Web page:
If you’re a white person who disagrees that our country favors the white race, let me ask you this: If you were black, do you think your life would be the same as it is as a white person? Would you still have all the same opportunities and receive the same treatment as a white person would? If you answered yes to both of those questions, you really do live in a fantasy world with unicorns. And that remains our biggest problem regarding racism–white people don’t want to leave this fantasy world. We are comfortable here because we are at the advantage. But here’s the truth, my ignorant white friends: unicorns don’t exist, but racism still very much does. Just because you don’t experience it, and just because you, individually, aren’t racist, and just because you refuse to open your eyes wide enough to see it, doesn’t mean it isn’t real. Racism is real, and your ignorance (whether by choice or not) only exacerbates it.
That being said, I also entirely disagree with how a lot of people have responded to the Grand Jury decisions on the deaths of Michael Brown and Eric Garner. The looting, violent protests/rioting and threats against police are not in any way helpful to this situation. If we want to cultivate change, this isn’t the way to go about doing it. It is entirely counter-productive, not to mention a slap in the face to the families of these victims, whom I’m sure don’t want people to react this way (in fact, Michael Brown’s father made a video appealing to people to not react this way before the Grand Jury decision was announced). This kind of behavior is senseless, hurtful and damaging to the progress that has been made regarding race-relations in this country. On the same token, the reactions that some people have had about the protestors is equally as abhorrent, like saying that the protestors should “get run over” because they are standing in the street (note: we have a First Amendment right to peacefully protest). Also, white people sometimes riot too–and for really stupid reasons, like because their football team lost, or because of something to do with pumpkins (I’m not kidding). Seems like there may be a double-standard in how we perceive black people protesting/rioting, and white people doing the same.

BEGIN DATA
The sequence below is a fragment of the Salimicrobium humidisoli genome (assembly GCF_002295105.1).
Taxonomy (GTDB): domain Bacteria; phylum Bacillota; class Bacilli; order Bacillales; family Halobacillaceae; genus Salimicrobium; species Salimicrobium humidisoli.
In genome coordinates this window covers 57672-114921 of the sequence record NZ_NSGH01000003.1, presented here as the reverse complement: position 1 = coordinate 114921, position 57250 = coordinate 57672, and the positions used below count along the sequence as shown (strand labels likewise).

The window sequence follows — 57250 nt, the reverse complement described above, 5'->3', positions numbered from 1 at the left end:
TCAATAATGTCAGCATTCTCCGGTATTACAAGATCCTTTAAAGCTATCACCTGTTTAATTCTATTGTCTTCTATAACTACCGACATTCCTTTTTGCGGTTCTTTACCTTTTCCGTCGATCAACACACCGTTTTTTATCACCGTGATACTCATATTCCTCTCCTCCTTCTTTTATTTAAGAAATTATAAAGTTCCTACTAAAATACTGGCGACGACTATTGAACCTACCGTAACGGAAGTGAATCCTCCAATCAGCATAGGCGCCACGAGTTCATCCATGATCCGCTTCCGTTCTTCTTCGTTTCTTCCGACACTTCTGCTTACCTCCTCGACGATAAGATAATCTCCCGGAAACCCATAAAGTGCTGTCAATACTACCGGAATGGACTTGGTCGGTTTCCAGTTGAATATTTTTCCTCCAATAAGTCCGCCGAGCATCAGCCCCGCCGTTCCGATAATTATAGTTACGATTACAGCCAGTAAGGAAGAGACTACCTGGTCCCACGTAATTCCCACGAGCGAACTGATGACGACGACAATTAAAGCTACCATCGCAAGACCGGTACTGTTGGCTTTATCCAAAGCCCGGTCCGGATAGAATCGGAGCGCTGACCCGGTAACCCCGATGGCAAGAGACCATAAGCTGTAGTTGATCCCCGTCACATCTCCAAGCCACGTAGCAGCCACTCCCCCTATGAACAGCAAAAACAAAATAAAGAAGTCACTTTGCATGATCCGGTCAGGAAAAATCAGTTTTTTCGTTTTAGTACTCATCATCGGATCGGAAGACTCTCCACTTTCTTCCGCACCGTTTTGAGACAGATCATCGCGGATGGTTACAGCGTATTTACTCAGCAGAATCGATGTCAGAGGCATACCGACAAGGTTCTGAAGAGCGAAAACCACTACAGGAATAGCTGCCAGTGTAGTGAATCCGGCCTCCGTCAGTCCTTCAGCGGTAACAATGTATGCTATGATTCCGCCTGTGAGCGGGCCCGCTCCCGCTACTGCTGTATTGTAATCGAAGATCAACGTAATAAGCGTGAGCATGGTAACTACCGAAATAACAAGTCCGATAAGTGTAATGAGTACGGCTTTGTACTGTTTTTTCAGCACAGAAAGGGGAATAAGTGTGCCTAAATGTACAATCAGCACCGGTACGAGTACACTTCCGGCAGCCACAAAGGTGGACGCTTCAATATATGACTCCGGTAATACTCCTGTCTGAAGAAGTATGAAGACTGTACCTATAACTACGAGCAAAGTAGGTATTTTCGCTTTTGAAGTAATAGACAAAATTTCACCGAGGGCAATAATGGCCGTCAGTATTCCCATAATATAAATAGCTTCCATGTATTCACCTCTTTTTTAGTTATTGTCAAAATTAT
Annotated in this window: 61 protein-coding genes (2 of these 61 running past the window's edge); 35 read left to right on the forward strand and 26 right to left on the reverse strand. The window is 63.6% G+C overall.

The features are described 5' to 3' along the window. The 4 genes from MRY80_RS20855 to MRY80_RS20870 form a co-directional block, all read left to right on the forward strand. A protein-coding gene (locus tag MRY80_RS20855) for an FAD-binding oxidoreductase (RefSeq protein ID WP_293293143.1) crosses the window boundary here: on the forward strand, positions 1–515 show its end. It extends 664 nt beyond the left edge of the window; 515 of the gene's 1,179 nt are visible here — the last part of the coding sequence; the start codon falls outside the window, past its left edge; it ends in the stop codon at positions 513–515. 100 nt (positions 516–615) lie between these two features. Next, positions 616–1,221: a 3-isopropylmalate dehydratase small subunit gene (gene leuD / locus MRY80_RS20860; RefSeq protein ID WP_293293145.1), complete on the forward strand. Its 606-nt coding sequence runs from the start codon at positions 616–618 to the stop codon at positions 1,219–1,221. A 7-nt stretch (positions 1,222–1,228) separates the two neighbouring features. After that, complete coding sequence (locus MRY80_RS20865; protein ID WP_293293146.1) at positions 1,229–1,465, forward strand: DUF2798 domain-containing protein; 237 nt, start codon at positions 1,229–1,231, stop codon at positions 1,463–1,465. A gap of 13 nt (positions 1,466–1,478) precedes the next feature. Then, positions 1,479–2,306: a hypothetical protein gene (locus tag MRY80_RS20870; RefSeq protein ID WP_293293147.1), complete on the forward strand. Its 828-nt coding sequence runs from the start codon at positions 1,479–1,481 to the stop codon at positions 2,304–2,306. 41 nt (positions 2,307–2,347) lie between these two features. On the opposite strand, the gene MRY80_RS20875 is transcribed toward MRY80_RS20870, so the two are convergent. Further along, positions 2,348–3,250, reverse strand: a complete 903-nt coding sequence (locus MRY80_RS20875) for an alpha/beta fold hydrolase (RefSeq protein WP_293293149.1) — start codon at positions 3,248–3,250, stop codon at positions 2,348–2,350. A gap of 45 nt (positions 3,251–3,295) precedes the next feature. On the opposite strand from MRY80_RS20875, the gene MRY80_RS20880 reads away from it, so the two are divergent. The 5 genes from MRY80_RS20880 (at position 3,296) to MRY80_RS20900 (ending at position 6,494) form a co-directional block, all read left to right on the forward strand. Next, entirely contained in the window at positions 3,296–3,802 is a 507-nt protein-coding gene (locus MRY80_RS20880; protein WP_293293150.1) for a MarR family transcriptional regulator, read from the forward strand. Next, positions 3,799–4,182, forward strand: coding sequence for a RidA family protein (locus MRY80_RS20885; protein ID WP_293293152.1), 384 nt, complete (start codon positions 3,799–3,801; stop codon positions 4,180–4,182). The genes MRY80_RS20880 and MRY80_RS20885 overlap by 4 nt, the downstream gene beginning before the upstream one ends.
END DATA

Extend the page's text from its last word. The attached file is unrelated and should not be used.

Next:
Whenever radical change begins to take fruition, there is a lot of upheavel. To begin, there is a “shit hit the fan” type of moment (a catalyst), followed by extensive unrest, and then eventually people begin to turn to reason and logic (as opposed to their intial emotional response to the catalyst, causing the upheavel) and things start to calm down. Then finally–hopefully–the necessary changes are put into place. We can see this happening right now. The death’s of Michael Brown and Eric Garner (along with other unarmed black men by police officers) and the Grand Jury Results in these cases were the catalyst, and now we are in a period of unrest. But we are already starting to see some reason and logic come into play. Most importantly, people are finally starting to talk about racism as a serious issue that needs to be addressed, instead of pretending it is an issue that was solved decades ago.
Change is never easy, and when it is societal change it is accompanied by a lot of chaos and turmoil as we finally face the realities that we conveniently ignored for so long. Despite this, change is usually a good and necessary thing. Our nation and our world are in a state of crisis right now (something I discuss in the Millennial Crisis section), and as such we are indeed experiencing a lot of chaos and turmoil. But trust me–this is a good thing. We truly are progressing as a nation (and as a world), and in the process we’re experiencing some intense growing pains. I know that’s hard to see because everything is so f-cked up right now, but this crisis is good–and unavoidable. It was going to happen one way or another.